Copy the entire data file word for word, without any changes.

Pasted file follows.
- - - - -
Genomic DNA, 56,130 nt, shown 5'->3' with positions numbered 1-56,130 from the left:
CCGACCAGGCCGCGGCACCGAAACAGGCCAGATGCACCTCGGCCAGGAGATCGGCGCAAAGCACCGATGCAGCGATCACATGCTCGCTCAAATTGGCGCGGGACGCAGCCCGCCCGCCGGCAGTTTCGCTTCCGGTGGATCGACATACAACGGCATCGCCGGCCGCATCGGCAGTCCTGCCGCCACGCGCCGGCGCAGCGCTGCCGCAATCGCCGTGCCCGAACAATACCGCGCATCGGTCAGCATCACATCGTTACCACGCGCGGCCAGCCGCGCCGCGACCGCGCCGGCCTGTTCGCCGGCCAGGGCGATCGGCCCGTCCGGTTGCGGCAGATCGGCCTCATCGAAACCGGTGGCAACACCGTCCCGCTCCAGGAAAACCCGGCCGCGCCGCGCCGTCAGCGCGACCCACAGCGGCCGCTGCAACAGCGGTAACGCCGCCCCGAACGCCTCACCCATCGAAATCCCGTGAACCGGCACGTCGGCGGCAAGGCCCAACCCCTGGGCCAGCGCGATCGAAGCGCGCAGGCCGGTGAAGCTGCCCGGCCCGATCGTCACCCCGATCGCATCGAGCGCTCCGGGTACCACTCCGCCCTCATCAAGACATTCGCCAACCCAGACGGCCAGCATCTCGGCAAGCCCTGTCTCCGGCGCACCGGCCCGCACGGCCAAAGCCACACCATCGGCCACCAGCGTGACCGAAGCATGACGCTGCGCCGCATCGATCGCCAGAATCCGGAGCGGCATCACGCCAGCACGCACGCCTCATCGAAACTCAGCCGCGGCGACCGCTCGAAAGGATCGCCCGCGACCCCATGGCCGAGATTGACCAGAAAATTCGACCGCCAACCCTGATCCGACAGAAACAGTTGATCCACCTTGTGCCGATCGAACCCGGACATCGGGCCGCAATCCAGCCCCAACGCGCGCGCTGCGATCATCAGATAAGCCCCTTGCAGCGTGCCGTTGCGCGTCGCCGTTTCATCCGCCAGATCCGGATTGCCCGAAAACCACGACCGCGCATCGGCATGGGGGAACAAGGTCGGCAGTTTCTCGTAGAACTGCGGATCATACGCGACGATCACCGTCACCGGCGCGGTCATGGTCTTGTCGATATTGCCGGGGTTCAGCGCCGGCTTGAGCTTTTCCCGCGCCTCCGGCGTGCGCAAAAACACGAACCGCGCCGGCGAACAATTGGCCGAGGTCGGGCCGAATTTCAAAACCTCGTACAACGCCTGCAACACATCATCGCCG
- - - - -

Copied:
Genomic DNA, 56,130 nt, shown 5'->3' with positions numbered 1-56,130 from the left:
CCGACCAGGCCGCGGCACCGAAACAGGCCAGATGCACCTCGGCCAGGAGATCGGCGCAAAGCACCGATGCAGCGATCACATGCTCGCTCAAATTGGCGCGGGACGCAGCCCGCCCGCCGGCAGTTTCGCTTCCGGTGGATCGACATACAACGGCATCGCCGGCCGCATCGGCAGTCCTGCCGCCACGCGCCGGCGCAGCGCTGCCGCAATCGCCGTGCCCGAACAATACCGCGCATCGGTCAGCATCACATCGTTACCACGCGCGGCCAGCCGCGCCGCGACCGCGCCGGCCTGTTCGCCGGCCAGGGCGATCGGCCCGTCCGGTTGCGGCAGATCGGCCTCATCGAAACCGGTGGCAACACCGTCCCGCTCCAGGAAAACCCGGCCGCGCCGCGCCGTCAGCGCGACCCACAGCGGCCGCTGCAACAGCGGTAACGCCGCCCCGAACGCCTCACCCATCGAAATCCCGTGAACCGGCACGTCGGCGGCAAGGCCCAACCCCTGGGCCAGCGCGATCGAAGCGCGCAGGCCGGTGAAGCTGCCCGGCCCGATCGTCACCCCGATCGCATCGAGCGCTCCGGGTACCACTCCGCCCTCATCAAGACATTCGCCAACCCAGACGGCCAGCATCTCGGCAAGCCCTGTCTCCGGCGCACCGGCCCGCACGGCCAAAGCCACACCATCGGCCACCAGCGTGACCGAAGCATGACGCTGCGCCGCATCGATCGCCAGAATCCGGAGCGGCATCACGCCAGCACGCACGCCTCATCGAAACTCAGCCGCGGCGACCGCTCGAAAGGATCGCCCGCGACCCCATGGCCGAGATTGACCAGAAAATTCGACCGCCAACCCTGATCCGACAGAAACAGTTGATCCACCTTGTGCCGATCGAACCCGGACATCGGGCCGCAATCCAGCCCCAACGCGCGCGCTGCGATCATCAGATAAGCCCCTTGCAGCGTGCCGTTGCGCGTCGCCGTTTCATCCGCCAGATCCGGATTGCCCGAAAACCACGACCGCGCATCGGCATGGGGGAACAAGGTCGGCAGTTTCTCGTAGAACTGCGGATCATACGCGACGATCACCGTCACCGGCGCGGTCATGGTCTTGTCGATATTGCCGGGGTTCAGCGCCGGCTTGAGCTTTTCCCGCGCCTCCGGCGTGCGCAAAAACACGAACCGCGCCGGCGAACAATTGGCCGAGGTCGGGCCGAATTTCAAAACCTCGTACAACGCCTGCAACACATCATCGCCG